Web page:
Why I train programmers – Take 2

Some Enspiral folks were a little less than whelmed at my previous post about why I train programmers. And here I was thinking it all made perfect sense.

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Fortunately we are in computer land where undo and redo are in full effect so I will take another stab at it.


teaching is deeply rewarding

We focus quite a lot on rich working relationships at Enspiral and it is often as much about the people as it is the work. But when I’m teaching at Dev Academy the people are the work and it takes things to a whole new level.

Our teaching team gets to obsess about a small group of people for 9 weeks. What do they understand? What do they not? Where is their learning edge? How can we tweak things?

I get to watch as people go from the basics of programming to teaching themselves technologies I have only heard of. But more importantly they learn to lead, to give and receive feedback, to handle difficult conversations and all the human things that make such a difference.

It is hard to describe what it is like to watch students grow so rapidly, all I can say is if you get an opportunity to teach, take it.

It makes me a better programmer

Our main job as instructors is to help our students fall in love with programming. When I can do that everything else takes care of itself. And the only way to do that is to connect with what I love about programming.

Since I’ve started teaching I have spent a lot more time programming for fun. It turns out that when I connect with what I love about programming it makes me want to do it more, which makes me get better – queue virtuous cycle.

It’s a highly leveraged way to make an impact

The students from our first cohort alone will build far more cool tech during their careers than I ever will in mine and in one week we will be graduating our 9th cohort.

A teaching team of three can train about a hundred students a year so in a full year of teaching I can support about 30 people to enter the field. Teaching all the time is a bit much for me but if train I 10 programmers a year for the next decade the impact starts to add up.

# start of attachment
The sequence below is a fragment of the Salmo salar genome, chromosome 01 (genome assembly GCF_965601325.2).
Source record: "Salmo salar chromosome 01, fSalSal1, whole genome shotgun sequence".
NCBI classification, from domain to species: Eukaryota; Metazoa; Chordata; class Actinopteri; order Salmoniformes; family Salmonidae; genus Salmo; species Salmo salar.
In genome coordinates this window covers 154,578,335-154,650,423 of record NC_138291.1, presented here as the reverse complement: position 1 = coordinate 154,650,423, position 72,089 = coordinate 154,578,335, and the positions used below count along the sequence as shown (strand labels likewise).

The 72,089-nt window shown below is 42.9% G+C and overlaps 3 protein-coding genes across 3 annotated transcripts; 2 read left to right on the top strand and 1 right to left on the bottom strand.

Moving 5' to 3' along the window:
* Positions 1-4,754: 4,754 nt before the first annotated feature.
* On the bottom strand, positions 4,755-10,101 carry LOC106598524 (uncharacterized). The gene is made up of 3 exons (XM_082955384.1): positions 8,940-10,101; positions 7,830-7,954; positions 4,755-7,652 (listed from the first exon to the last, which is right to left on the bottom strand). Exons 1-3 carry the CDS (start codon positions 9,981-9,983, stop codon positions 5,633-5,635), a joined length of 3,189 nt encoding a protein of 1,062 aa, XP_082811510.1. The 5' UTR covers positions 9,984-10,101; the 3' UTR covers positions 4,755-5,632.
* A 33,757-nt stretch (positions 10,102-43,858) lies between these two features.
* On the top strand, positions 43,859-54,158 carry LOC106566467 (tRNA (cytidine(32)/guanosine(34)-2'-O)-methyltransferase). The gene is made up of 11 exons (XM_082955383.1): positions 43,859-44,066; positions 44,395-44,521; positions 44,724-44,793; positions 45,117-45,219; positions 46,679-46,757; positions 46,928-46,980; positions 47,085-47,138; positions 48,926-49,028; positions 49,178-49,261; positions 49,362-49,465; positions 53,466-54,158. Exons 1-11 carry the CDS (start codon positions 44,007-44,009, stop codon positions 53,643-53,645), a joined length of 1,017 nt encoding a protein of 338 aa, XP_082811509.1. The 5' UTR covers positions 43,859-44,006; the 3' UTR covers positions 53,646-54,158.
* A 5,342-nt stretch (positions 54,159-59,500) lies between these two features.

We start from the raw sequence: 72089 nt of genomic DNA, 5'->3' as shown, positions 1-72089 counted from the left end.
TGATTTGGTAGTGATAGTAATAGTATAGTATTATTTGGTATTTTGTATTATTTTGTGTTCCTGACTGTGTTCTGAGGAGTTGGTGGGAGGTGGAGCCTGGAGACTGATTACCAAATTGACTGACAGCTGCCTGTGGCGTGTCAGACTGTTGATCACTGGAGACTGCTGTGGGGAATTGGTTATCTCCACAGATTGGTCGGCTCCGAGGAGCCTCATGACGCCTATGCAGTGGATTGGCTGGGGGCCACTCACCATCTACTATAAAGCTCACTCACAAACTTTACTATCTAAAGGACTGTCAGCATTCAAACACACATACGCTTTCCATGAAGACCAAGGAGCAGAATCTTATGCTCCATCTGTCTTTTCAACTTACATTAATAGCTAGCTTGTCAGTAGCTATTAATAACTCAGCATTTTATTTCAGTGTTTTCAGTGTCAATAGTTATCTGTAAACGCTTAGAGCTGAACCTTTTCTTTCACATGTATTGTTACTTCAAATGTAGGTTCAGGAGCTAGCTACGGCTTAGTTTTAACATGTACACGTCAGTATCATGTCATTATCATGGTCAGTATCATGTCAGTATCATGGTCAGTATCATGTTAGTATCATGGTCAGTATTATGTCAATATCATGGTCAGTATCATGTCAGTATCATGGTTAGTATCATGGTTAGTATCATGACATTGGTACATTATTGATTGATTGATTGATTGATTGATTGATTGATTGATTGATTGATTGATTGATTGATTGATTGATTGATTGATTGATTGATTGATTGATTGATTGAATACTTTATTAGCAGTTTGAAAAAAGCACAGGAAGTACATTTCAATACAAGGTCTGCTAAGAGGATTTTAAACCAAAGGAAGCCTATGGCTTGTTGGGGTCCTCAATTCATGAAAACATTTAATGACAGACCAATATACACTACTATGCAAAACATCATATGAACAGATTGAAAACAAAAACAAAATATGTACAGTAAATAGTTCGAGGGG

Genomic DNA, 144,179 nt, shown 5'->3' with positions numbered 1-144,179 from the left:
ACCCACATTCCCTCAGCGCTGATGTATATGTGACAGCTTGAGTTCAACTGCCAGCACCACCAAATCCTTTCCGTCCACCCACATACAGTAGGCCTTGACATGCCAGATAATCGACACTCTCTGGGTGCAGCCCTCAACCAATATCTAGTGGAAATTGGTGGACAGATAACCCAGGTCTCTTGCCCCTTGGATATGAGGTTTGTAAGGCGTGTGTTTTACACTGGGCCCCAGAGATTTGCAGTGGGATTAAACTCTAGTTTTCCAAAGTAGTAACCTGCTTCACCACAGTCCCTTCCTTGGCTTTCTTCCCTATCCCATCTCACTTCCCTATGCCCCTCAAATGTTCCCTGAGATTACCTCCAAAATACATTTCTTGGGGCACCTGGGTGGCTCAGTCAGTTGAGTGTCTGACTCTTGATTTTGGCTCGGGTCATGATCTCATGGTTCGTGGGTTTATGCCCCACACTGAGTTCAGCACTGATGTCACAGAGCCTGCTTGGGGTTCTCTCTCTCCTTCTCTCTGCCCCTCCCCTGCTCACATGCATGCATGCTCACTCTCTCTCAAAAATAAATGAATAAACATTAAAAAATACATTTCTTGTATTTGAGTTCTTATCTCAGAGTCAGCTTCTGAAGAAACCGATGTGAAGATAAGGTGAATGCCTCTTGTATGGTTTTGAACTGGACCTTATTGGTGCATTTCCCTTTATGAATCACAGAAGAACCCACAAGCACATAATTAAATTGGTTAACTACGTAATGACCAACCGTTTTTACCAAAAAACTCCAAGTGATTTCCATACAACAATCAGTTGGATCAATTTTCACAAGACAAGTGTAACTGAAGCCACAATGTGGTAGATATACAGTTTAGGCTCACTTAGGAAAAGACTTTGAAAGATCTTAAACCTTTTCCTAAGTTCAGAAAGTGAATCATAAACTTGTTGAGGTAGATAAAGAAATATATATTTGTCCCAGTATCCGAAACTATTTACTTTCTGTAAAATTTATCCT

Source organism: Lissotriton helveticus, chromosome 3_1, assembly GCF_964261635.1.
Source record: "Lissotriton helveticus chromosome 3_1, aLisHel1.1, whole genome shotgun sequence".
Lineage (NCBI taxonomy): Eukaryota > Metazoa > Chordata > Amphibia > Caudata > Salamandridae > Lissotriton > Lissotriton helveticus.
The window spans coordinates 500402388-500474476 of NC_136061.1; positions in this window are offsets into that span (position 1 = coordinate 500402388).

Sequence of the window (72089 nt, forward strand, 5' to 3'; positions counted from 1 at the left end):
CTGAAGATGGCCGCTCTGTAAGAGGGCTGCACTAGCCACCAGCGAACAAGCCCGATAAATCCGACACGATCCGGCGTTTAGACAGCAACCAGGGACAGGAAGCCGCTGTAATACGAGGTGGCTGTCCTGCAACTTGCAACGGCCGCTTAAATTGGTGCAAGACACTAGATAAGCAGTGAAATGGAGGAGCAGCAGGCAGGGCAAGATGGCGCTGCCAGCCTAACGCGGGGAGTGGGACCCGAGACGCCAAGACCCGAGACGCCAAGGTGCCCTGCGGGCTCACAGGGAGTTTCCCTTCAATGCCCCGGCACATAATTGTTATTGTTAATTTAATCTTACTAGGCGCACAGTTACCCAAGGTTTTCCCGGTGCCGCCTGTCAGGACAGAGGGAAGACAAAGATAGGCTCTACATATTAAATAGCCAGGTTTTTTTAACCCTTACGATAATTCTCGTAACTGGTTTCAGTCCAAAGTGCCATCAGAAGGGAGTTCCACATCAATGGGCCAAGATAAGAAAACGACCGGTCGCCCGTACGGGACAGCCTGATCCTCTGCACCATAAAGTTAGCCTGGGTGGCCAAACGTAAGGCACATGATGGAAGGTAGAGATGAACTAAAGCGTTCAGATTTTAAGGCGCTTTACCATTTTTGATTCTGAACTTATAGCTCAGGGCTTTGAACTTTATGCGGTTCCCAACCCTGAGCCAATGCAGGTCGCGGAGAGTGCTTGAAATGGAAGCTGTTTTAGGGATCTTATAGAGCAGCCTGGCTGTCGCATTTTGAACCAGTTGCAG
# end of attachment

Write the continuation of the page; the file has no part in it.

We are also considering launching a trial bootcamp for Enspiral Founders Academy which is super exciting. The Enspiral community launched about 15 ventures in the last 5 years and I want to see if the Enspiral Academy community can 10x that over the next 5, I reckon we’ve got a shot.

it is a stellar way to grow a community

One big lesson I have learned from my time at Enspiral is about the power of community. There is substantial value created by having a high trust group of people who are interdependent and spend time working on projects together.

With Enspiral I used commercial contracts as an excuse for people to build relationships with each and this worked pretty well. But learning together is also a great excuse and is a fair bit faster. I am extremely excited about the community that is growing around Dev Academy, especially once we start adding some entrepreneurs into the mix.

This is just the beginning

I think I always feel like I am just at the beginning of something which probably says more about me than anything else. But true to form this does feel like just the beginning of our journey with Enspiral Academy. The programming bootcamp is reasonably stable and providing a foundation for the business and the next six months is about playing with some scaffolding to see what might grow up along side it.

Why I train programmers – Take 2

Why I spend my time training programmers

I was recently in Gisborne talking to folks about IT education and came up with one of the clearest explanations about why Enspiral is focusing on training programmers and launched Dev Academy.


It’s all about the economics

I found that it’s pretty easy to run this presentation with only a whiteboard, you just need to remember a few numbers.

How much money do you think New Zealand made last year?

It was about 60 billion dollars, $60,000,000,000 NZD. Less than some countries, more than most (we were number 57 in the world or 36th per capita).

How much do you think Facebook made last year?

It was about 17.5 billion NZD (12.46b USD). Nearly a third of all of New Zealand’s exports.

What about Google? That would be 92 billion NZD or a New Zealand and a half.

Apple? Just 257 billion NZD – four New Zealands.

How big do you think the global IT sector is worth?

Gartner reckons it is about 5.32 trillion (3.8 trillion USD) in 2015. That’s about 80 New Zealands.

IDC estimated that it will be about 7 trillion (5 trillion USD) by 2020. That’s nearly 2 trillion NZD of new business in the next five years. Another estimate from IDC picks that there will be 1.8 trillion NZD growth from just the Internet of Things sector.

If companies from New Zealand earned just a little piece of that it would change the life of everyone in this country. It’s definitely not easy and lots of countries are trying to do the same thing but it is absolutely something we can do.

Whether I was speaking with high school students, experienced business folks, community members or social activists this economic story worked pretty well at getting peoples attention and prompting folks to ask more about this “programming thing”.

I would then go on to emphasise that programmers are only a small part of the puzzle of launching a successful IT business and that lots of other skills were needed.

Why I spend my time training programmers